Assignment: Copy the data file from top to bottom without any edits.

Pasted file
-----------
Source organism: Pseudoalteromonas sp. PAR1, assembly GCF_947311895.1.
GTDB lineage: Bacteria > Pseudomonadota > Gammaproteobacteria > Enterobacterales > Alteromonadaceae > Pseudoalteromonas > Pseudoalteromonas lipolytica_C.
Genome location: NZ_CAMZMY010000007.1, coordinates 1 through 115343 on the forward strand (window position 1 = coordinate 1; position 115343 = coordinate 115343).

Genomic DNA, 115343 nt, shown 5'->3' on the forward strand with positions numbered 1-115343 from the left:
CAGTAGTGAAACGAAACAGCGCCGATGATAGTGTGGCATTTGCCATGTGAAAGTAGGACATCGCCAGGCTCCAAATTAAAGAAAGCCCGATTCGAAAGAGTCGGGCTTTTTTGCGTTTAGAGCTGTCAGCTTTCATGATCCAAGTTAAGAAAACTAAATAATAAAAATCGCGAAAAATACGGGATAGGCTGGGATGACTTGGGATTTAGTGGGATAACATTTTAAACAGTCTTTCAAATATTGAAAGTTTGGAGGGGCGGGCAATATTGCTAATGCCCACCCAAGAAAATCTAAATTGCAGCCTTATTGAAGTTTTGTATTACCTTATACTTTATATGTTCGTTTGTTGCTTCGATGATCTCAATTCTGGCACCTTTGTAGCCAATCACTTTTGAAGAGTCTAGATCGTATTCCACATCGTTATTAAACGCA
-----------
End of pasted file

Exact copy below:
Source organism: Pseudoalteromonas sp. PAR1, assembly GCF_947311895.1.
GTDB lineage: Bacteria > Pseudomonadota > Gammaproteobacteria > Enterobacterales > Alteromonadaceae > Pseudoalteromonas > Pseudoalteromonas lipolytica_C.
Genome location: NZ_CAMZMY010000007.1, coordinates 1 through 115343 on the forward strand (window position 1 = coordinate 1; position 115343 = coordinate 115343).

Genomic DNA, 115343 nt, shown 5'->3' on the forward strand with positions numbered 1-115343 from the left:
CAGTAGTGAAACGAAACAGCGCCGATGATAGTGTGGCATTTGCCATGTGAAAGTAGGACATCGCCAGGCTCCAAATTAAAGAAAGCCCGATTCGAAAGAGTCGGGCTTTTTTGCGTTTAGAGCTGTCAGCTTTCATGATCCAAGTTAAGAAAACTAAATAATAAAAATCGCGAAAAATACGGGATAGGCTGGGATGACTTGGGATTTAGTGGGATAACATTTTAAACAGTCTTTCAAATATTGAAAGTTTGGAGGGGCGGGCAATATTGCTAATGCCCACCCAAGAAAATCTAAATTGCAGCCTTATTGAAGTTTTGTATTACCTTATACTTTATATGTTCGTTTGTTGCTTCGATGATCTCAATTCTGGCACCTTTGTAGCCAATCACTTTTGAAGAGTCTAGATCGTATTCCACATCGTTATTAAACGCA